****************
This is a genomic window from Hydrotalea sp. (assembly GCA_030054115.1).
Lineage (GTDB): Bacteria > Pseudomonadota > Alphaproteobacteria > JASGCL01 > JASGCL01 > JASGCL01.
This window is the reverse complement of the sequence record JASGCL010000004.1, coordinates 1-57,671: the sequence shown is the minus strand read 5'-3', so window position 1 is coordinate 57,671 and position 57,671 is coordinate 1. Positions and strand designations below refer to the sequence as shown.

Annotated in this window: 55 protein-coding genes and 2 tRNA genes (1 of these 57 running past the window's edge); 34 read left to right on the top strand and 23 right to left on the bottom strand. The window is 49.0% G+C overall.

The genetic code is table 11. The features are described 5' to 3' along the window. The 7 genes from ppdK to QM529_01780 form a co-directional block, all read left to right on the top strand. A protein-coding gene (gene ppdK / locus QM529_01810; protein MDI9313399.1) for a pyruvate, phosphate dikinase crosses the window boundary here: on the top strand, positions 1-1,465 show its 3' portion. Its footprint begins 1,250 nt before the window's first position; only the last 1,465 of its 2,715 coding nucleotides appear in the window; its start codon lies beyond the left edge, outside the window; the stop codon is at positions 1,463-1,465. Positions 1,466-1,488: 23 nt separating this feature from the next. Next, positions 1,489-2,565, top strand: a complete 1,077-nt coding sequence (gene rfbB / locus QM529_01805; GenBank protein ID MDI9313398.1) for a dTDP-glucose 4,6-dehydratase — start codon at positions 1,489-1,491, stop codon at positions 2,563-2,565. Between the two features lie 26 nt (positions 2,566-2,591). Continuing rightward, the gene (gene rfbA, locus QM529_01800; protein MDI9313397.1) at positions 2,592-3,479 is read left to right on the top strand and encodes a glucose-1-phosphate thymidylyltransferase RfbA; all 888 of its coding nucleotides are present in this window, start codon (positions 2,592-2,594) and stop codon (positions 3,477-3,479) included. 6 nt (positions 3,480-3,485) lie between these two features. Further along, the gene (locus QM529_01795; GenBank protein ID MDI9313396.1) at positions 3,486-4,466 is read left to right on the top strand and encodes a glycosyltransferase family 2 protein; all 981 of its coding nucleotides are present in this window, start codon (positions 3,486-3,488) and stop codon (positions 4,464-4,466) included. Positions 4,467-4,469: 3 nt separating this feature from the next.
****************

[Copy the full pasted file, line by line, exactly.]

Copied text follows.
This is a genomic window from Hydrotalea sp. (assembly GCA_030054115.1).
Lineage (GTDB): Bacteria > Pseudomonadota > Alphaproteobacteria > JASGCL01 > JASGCL01 > JASGCL01.
This window is the reverse complement of the sequence record JASGCL010000004.1, coordinates 1-57,671: the sequence shown is the minus strand read 5'-3', so window position 1 is coordinate 57,671 and position 57,671 is coordinate 1. Positions and strand designations below refer to the sequence as shown.

Annotated in this window: 55 protein-coding genes and 2 tRNA genes (1 of these 57 running past the window's edge); 34 read left to right on the top strand and 23 right to left on the bottom strand. The window is 49.0% G+C overall.

The genetic code is table 11. The features are described 5' to 3' along the window. The 7 genes from ppdK to QM529_01780 form a co-directional block, all read left to right on the top strand. A protein-coding gene (gene ppdK / locus QM529_01810; protein MDI9313399.1) for a pyruvate, phosphate dikinase crosses the window boundary here: on the top strand, positions 1-1,465 show its 3' portion. Its footprint begins 1,250 nt before the window's first position; only the last 1,465 of its 2,715 coding nucleotides appear in the window; its start codon lies beyond the left edge, outside the window; the stop codon is at positions 1,463-1,465. Positions 1,466-1,488: 23 nt separating this feature from the next. Next, positions 1,489-2,565, top strand: a complete 1,077-nt coding sequence (gene rfbB / locus QM529_01805; GenBank protein ID MDI9313398.1) for a dTDP-glucose 4,6-dehydratase — start codon at positions 1,489-1,491, stop codon at positions 2,563-2,565. Between the two features lie 26 nt (positions 2,566-2,591). Continuing rightward, the gene (gene rfbA, locus QM529_01800; protein MDI9313397.1) at positions 2,592-3,479 is read left to right on the top strand and encodes a glucose-1-phosphate thymidylyltransferase RfbA; all 888 of its coding nucleotides are present in this window, start codon (positions 2,592-2,594) and stop codon (positions 3,477-3,479) included. 6 nt (positions 3,480-3,485) lie between these two features. Further along, the gene (locus QM529_01795; GenBank protein ID MDI9313396.1) at positions 3,486-4,466 is read left to right on the top strand and encodes a glycosyltransferase family 2 protein; all 981 of its coding nucleotides are present in this window, start codon (positions 3,486-3,488) and stop codon (positions 4,464-4,466) included. Positions 4,467-4,469: 3 nt separating this feature from the next.